The Finished Player Piano


Reinstalling pneumatics


Calibrating a pneumatic

Today, the piano sits proudly in the living room. The paper rolls turn smoothly, studded with perforations that trigger individual notes by activating individual pneumatics. Total time for this project: about 600 hours!

Paul Colburn
Bobcats - Connecticut's Secretive Wild Cat

Master Wildlife Conservationist Volunteer
Nov. 9, 2021

Bobcats are rarely seen in Connecticut, yet are native to the state. Speaking to 43 Y’s Men of Meriden on November 9 (and another 3 by Zoom), Paul Colburn, Master Wildlife Conservationist volunteer, presented an intriguing program titled “Bobcats – Connecticut’s Secretive Wild Cat”.

Once plentiful in the state, deforestation began following the arrival of Europeans as they sought to clear land for agriculture, thus depriving these animals of habitat. Further blows came later as bobcats were hunted for their pelts and as a perceived threat to livestock; indeed, until recently, some Connecticut communities offered a cash bounty for killing them. They were declared an endangered species in 1972, effectively eliminating hunting and trapping, but today fewer than 1200 remain in the state.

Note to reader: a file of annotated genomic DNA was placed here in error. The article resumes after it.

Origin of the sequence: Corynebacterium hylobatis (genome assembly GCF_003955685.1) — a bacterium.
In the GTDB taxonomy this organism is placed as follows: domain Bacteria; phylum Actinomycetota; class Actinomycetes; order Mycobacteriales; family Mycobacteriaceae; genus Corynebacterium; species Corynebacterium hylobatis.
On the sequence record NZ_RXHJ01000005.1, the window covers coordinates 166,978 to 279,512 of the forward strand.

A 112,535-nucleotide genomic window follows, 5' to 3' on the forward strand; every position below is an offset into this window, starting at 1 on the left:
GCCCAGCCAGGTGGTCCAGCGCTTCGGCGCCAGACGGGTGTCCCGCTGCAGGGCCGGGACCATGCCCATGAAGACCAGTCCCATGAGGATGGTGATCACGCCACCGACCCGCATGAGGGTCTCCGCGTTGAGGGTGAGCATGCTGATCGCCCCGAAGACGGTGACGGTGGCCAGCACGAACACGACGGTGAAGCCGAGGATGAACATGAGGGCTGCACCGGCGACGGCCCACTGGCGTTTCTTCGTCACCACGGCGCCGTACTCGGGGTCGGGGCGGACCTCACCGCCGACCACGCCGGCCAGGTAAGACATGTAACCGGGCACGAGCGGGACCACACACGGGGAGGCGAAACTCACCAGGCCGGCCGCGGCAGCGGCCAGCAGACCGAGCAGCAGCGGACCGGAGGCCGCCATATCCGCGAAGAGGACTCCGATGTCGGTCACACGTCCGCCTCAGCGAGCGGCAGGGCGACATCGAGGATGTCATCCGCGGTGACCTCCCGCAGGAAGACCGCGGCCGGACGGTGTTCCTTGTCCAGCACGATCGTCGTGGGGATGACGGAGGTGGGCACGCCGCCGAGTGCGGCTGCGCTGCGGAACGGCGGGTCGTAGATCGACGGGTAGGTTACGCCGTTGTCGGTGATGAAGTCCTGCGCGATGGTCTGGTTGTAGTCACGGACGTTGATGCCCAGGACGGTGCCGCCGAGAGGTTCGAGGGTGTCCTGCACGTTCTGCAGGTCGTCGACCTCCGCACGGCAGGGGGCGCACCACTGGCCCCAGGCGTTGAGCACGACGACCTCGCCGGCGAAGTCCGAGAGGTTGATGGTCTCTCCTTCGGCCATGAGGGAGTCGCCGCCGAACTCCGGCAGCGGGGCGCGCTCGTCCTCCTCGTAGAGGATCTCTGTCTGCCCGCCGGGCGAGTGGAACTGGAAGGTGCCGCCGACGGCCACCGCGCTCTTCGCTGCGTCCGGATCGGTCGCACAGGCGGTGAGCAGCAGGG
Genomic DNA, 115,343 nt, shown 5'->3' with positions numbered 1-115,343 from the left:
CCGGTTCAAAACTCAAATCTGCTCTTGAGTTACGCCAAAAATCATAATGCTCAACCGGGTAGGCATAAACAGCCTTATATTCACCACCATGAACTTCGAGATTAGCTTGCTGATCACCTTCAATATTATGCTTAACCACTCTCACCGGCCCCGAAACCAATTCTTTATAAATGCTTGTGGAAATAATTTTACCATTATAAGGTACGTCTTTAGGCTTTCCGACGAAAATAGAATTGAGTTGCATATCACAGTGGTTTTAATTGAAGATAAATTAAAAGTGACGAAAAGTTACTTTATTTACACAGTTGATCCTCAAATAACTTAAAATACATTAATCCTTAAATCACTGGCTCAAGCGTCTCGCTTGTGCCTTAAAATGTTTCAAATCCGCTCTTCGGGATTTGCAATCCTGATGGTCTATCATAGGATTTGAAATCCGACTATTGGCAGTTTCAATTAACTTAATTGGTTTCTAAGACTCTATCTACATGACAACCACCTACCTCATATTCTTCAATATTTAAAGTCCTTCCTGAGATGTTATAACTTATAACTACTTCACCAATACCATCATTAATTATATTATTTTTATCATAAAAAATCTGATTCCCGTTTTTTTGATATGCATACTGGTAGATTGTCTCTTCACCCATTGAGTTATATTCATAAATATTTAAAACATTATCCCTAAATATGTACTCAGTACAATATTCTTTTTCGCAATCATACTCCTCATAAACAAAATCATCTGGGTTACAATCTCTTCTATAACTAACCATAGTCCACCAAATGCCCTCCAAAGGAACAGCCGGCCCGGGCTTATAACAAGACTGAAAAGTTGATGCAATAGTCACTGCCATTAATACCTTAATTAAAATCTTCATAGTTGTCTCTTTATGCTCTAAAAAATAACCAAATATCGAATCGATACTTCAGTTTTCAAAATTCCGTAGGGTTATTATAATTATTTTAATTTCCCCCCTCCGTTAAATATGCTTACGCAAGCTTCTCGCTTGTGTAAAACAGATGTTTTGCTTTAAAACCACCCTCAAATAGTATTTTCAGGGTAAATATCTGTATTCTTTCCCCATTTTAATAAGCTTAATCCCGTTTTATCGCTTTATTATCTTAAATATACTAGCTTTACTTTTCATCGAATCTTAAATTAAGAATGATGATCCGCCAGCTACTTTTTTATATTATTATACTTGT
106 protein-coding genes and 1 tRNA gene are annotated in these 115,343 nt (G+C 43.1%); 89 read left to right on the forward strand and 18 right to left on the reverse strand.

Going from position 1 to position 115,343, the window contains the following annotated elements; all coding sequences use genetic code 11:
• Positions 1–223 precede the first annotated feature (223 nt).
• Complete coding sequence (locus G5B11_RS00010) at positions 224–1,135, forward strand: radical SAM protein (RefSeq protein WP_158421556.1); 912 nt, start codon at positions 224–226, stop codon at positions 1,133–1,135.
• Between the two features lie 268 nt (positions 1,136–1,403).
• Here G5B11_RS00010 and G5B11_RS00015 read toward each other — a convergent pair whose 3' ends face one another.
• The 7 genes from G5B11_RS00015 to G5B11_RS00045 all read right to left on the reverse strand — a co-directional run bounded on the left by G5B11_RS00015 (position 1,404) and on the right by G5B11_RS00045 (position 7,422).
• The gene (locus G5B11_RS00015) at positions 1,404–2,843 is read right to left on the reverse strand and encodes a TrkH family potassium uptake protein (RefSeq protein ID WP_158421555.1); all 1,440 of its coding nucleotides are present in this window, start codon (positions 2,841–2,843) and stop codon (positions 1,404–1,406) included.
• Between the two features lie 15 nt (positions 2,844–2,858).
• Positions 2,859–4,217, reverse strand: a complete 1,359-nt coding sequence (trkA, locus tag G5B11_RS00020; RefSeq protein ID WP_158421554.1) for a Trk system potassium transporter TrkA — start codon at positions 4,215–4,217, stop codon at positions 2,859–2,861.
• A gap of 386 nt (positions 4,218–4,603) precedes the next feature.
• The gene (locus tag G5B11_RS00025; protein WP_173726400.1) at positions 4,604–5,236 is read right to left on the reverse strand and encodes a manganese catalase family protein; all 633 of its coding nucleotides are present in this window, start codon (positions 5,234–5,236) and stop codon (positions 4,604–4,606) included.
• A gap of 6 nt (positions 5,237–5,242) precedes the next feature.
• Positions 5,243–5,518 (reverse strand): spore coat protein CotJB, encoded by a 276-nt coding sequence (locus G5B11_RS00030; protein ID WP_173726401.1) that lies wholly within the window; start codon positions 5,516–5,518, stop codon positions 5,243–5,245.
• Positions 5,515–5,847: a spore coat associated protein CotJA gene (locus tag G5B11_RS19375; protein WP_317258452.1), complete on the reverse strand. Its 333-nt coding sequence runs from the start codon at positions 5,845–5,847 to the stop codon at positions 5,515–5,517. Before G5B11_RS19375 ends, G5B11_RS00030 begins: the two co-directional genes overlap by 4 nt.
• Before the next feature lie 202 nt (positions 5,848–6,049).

Very aggressive predators, male bobcats average 18-35 lbs. and females 15-30 lbs., and sport a jaw adapted for killing prey and shearing meat, as well as excellent hearing and eyesight, with night vision eight times better than that of humans. Diet includes squirrels (43 percent), rabbits (20 percent) and deer (10 percent); indeed, a bobcat can take down a 150 lb. white tailed deer. These cats generally reach an age of 10-12 years, but are themselves subject to attack as youngsters by owls, coyotes and adult male bobcats.


Bobcat in CT

Bobcats breed in March, producing 1-4 blind kittens who nurse for two months and then remain under their mother’s care for about a year as they learn survival tactics. The fathers are polygamous, leaving the mother and cubs as soon as they are born. Cubs learn to hunt by stalking and ambushing prey; they soon master a killing leap (by adulthood, they can leap over a seven-foot fence from a sitting position).